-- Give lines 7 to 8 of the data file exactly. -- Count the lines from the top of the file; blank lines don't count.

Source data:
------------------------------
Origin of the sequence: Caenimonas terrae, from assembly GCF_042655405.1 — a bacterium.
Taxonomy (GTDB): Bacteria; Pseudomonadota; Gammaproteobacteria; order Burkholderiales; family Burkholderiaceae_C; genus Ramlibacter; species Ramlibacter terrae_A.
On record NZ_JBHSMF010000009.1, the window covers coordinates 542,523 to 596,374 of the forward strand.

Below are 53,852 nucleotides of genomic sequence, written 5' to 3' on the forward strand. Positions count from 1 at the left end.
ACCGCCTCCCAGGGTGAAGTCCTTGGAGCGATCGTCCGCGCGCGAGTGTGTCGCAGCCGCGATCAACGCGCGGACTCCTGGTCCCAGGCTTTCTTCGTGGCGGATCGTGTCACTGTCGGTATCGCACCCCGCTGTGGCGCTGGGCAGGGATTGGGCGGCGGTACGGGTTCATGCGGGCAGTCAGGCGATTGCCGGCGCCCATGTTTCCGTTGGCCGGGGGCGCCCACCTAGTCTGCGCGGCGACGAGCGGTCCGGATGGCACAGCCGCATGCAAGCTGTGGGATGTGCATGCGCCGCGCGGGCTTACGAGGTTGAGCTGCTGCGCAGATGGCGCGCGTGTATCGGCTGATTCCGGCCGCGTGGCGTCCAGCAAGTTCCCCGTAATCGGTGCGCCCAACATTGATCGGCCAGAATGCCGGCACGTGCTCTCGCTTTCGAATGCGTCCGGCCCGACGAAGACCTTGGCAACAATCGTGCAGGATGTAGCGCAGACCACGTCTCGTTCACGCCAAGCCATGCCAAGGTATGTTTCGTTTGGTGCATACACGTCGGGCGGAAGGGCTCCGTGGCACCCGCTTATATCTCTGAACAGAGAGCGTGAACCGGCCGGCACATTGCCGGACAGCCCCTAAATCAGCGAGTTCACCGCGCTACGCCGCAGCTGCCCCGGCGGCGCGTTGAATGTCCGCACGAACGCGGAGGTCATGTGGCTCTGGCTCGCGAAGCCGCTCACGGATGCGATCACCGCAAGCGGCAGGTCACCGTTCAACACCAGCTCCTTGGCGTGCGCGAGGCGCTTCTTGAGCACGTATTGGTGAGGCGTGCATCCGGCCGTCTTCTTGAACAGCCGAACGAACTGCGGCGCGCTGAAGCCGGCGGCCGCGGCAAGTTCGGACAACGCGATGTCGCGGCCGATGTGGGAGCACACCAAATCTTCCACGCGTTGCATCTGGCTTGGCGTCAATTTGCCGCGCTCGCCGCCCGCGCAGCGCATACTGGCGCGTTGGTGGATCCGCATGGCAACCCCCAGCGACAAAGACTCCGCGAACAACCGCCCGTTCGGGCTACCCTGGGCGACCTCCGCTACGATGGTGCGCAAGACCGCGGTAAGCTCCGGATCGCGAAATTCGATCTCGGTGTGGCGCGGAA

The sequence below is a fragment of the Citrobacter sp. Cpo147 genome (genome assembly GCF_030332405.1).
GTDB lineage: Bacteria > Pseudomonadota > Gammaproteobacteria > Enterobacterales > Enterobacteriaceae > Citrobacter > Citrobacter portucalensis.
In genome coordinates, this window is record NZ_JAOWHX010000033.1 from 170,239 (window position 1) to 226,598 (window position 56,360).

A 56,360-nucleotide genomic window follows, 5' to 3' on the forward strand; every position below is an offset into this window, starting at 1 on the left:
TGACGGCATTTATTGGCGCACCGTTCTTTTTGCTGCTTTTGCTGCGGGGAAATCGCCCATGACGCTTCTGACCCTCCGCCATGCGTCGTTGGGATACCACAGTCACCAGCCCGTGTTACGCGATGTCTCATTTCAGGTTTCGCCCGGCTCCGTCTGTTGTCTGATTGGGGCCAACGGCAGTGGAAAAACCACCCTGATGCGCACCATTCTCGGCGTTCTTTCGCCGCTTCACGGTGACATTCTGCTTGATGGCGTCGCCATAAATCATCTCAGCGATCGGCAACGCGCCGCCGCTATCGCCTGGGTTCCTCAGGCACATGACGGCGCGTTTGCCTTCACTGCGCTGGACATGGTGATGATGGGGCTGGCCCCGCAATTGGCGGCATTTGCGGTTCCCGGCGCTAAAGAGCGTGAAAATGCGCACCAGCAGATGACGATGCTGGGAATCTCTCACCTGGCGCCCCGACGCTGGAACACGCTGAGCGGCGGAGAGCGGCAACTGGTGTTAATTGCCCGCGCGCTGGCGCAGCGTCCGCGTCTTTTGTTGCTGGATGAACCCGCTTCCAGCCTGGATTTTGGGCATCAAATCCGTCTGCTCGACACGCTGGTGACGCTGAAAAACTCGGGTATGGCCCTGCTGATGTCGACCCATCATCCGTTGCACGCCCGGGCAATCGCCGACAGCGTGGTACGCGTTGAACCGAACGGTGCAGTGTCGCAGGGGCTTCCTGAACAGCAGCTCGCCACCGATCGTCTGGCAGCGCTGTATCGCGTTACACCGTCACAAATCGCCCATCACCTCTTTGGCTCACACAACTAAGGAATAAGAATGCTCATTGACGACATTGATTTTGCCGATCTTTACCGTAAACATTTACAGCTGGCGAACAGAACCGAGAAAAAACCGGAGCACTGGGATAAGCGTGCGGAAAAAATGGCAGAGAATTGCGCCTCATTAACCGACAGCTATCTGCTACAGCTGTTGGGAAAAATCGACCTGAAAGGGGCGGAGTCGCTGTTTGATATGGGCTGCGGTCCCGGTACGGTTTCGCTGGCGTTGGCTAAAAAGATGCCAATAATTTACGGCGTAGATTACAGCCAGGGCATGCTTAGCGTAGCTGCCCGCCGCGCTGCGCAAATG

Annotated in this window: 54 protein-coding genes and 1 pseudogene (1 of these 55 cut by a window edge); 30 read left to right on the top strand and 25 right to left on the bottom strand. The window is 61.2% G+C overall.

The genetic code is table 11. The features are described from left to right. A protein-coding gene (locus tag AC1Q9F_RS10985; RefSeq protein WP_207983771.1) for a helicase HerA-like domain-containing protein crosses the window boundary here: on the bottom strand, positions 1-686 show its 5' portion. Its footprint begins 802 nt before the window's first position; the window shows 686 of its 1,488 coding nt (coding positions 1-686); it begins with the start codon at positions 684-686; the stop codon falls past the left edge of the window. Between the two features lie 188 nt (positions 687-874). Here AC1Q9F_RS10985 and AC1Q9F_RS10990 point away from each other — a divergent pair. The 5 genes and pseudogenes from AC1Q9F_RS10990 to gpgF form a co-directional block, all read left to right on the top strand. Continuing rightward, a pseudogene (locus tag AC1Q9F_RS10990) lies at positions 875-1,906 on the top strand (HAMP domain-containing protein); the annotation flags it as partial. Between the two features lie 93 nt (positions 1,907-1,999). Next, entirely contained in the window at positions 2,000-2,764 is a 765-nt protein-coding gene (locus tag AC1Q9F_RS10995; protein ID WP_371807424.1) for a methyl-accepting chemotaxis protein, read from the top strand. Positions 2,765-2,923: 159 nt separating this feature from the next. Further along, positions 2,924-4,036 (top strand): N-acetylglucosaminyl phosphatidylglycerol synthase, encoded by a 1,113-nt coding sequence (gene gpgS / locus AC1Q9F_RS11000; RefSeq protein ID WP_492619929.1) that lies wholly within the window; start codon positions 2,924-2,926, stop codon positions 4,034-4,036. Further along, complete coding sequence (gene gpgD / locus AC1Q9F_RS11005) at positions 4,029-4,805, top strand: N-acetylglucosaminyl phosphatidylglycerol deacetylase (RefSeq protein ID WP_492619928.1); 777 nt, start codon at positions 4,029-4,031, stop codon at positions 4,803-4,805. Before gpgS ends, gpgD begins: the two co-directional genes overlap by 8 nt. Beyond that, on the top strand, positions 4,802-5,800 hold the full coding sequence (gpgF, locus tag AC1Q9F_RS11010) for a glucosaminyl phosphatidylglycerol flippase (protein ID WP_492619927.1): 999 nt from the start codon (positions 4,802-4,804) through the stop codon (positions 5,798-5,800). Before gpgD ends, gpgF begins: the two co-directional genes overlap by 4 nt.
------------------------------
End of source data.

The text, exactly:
GTDB lineage: Bacteria > Pseudomonadota > Gammaproteobacteria > Enterobacterales > Enterobacteriaceae > Citrobacter > Citrobacter portucalensis.
In genome coordinates, this window is record NZ_JAOWHX010000033.1 from 170,239 (window position 1) to 226,598 (window position 56,360).